Two popular alternative rock bands also get the rockumentary treatment: loudQUIETloud, documenting the reformation of Pixies in 2004, and Tell Me Do You Miss Me, chronicling the last six months of the New York alt-rock band Luna, as they go their separate ways. Frank Black and Kim Deal from Pixies also appear in Follow My Voice: The Music of Hedwig, about the making of a benefit album to help the Hetrick-Martin Institute, home of the first gay-lesbian high school in the country.
On a stranger note, Air Guitar Nation, airing as part of the festival's midnight screenings, is a documentary about the U.S. Air Guitar Championship and the fierce competition that develops between the competitors on the way to mock rock god victory.
Although it's not a real documentary, Brothers of the Head, another IFC Films release, shows what might happen if Ray and Dave Davies or Liam and Noel Gallagher happened to be conjoined twins, as it follows the rise and fall of just such a fictitious duo.
Hip hop gets due recognition in three of the festival's docs: Rock the Bells shows the chaos that ensues when L.A. promoter Chang Weisberg attempted to stage an all-day hip hop festival, headlined by the reunion of the elusive Wu-Tang Clan. The Hip Hop Project (AKA "Word.Life") is a documentary executive produced by Bruce Willis about homeless New York teens who turn their lives around through rap music, and rap founding father Russell Simmons is at the center of Lockdown U.S.A., a documentary about his attempts to repeal New York's Rockefeller Drug Laws.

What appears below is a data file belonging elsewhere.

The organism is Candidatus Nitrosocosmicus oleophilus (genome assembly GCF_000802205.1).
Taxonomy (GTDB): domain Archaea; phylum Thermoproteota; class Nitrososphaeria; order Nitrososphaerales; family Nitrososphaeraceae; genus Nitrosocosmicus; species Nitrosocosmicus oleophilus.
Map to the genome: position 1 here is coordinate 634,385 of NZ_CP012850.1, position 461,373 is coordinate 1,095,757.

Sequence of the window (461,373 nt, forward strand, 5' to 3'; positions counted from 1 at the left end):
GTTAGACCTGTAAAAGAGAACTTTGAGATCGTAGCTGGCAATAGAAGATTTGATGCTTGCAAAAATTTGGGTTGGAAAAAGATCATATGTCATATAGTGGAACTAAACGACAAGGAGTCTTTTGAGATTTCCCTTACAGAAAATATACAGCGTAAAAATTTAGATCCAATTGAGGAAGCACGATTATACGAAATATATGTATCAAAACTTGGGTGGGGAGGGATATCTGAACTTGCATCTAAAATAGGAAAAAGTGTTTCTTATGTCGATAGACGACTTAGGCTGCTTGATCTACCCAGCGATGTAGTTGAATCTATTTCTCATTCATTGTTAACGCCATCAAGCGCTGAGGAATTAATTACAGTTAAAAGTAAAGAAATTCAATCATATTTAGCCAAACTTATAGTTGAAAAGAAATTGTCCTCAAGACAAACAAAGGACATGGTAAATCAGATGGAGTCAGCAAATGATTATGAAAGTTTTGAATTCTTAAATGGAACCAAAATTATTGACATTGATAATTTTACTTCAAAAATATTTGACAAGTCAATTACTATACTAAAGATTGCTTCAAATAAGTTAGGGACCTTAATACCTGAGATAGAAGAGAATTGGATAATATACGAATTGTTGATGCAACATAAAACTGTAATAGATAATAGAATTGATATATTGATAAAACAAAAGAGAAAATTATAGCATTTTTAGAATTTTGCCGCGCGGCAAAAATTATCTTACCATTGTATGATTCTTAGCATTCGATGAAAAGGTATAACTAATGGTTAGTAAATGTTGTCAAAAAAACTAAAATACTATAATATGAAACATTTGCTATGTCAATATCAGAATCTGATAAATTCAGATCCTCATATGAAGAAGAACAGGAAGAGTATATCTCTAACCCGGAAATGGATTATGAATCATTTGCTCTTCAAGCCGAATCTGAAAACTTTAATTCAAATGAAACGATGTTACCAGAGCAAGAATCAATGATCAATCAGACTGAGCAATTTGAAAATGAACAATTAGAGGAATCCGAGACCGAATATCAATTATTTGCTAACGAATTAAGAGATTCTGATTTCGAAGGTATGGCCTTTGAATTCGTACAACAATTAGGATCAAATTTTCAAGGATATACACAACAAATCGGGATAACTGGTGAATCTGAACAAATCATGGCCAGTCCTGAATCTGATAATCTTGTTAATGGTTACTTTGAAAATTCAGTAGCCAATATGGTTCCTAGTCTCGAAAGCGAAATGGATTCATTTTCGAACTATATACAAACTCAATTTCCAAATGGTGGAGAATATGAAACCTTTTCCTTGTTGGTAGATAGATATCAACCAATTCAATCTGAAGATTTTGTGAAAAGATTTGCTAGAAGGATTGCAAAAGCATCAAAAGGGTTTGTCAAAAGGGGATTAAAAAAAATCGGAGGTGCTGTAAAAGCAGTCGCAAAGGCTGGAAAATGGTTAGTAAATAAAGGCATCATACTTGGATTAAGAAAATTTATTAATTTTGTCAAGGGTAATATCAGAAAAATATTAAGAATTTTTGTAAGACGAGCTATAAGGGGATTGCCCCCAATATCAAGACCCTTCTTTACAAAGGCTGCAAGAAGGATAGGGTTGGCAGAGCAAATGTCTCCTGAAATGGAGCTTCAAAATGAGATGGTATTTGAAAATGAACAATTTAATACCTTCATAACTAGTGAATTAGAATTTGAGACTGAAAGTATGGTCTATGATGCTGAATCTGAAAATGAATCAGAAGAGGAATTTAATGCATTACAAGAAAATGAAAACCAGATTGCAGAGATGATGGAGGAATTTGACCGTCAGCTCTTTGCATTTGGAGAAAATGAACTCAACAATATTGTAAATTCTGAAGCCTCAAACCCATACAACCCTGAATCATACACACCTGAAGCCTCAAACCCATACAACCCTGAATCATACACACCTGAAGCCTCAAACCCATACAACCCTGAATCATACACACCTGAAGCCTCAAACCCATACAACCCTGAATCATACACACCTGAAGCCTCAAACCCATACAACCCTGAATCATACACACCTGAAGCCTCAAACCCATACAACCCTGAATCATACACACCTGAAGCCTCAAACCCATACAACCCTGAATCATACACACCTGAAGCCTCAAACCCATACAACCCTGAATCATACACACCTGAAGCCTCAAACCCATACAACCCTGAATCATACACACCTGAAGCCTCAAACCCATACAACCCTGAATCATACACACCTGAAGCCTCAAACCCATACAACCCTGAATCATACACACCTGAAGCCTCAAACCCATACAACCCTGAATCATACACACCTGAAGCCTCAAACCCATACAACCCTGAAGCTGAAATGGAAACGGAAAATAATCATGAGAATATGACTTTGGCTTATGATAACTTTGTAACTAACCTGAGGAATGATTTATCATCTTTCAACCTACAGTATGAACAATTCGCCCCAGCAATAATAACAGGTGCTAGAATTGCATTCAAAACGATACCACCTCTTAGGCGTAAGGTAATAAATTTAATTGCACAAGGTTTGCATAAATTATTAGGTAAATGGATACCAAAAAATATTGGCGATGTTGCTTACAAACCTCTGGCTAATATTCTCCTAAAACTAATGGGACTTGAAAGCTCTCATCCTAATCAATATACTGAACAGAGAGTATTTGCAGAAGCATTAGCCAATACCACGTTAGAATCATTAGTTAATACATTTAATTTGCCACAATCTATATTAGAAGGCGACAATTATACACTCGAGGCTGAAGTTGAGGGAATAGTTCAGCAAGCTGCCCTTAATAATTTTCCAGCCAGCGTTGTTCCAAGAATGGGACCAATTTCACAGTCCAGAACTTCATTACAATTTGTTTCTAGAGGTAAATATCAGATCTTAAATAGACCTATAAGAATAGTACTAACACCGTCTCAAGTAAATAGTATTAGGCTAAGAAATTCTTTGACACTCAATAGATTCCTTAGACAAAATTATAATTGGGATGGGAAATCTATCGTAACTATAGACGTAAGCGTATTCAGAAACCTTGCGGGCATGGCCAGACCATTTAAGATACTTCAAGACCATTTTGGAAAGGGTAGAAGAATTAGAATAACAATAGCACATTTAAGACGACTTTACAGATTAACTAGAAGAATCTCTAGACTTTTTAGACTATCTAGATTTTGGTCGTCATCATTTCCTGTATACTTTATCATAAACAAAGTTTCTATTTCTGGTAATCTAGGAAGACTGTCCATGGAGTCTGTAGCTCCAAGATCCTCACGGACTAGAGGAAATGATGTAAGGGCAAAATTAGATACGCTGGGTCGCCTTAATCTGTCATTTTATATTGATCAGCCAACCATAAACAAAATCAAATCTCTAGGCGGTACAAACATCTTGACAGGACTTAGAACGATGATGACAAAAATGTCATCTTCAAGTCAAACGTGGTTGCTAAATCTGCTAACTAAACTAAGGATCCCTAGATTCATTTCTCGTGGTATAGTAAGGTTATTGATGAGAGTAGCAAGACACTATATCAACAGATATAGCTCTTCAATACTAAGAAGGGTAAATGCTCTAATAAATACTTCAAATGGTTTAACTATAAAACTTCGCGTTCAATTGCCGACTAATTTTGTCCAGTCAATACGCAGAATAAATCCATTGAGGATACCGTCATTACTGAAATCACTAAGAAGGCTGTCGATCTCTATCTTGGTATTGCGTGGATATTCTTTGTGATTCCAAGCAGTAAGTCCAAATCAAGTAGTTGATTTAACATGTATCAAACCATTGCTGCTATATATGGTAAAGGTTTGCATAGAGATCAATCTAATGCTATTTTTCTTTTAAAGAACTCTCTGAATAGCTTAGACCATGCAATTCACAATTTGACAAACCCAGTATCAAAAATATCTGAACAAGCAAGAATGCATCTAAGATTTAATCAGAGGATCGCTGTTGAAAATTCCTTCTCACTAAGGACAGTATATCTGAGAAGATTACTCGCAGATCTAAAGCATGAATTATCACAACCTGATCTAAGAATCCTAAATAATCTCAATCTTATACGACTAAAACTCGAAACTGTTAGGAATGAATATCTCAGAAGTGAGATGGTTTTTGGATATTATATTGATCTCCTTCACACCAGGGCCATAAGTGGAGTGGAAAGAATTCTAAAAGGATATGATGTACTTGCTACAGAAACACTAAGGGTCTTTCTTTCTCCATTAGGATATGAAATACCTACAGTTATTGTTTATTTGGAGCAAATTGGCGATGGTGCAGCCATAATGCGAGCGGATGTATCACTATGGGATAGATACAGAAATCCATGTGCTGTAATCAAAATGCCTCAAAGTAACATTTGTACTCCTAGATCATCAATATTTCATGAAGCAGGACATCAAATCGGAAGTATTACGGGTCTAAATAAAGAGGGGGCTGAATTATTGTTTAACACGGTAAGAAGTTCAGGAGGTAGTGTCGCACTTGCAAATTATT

The Tribeca Family Festival
For the last five years, Tribeca's Family Festival has made the film festival experience something that even younger kids might appreciate.
Two movies that open nationwide on April 28 will get earlier preview screenings at Tribeca: the Lionsgate spelling bee dramedy Akeelah and the Bee and Robin Williams' road comedy RV. DreamWorks Animation's latest computer animated masterpiece Over the Hedge, based on the comic strip of the same name, will be screened for lucky moviegoers on May 6 and 7, two weeks before its official release.
Other soon-to-be-released family films include the Miramax comedy Keeping Up with the Steins, directed by Gary Marshall's son Scott, about a boy trying to get through the outrageous bar mitzvah that his father (Entourage's Jeremy Piven) has planned for him, and Disney's Goal! The Dream Begins, about a poor Mexican-American immigrant who uses his soccer skills to play professional soccer on a British team.
The biggest surprise at the Family Fest may be the return of a canine legend in the British remake of Lassie, starring the heroic collie who proved so popular on television and film for over three decades. The latest collie in the Lassie bloodline may even make an appearance at the film's New York premiere.
Older teens might be interested in One Last Thing, a comedy starring Michael Angarano as a teen dying of a terminal illness, whose last wish is to go to New York and have a date with his favorite model, played by Sunny Aubrey.
The 5th Annual Tribeca Film Festival runs from April 25th to May 7th.